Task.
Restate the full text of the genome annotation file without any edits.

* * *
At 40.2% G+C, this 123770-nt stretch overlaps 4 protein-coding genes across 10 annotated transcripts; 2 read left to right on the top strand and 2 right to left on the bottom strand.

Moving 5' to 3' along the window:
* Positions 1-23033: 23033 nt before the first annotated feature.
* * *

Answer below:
At 40.2% G+C, this 123770-nt stretch overlaps 4 protein-coding genes across 10 annotated transcripts; 2 read left to right on the top strand and 2 right to left on the bottom strand.

Moving 5' to 3' along the window:
* Positions 1-23033: 23033 nt before the first annotated feature.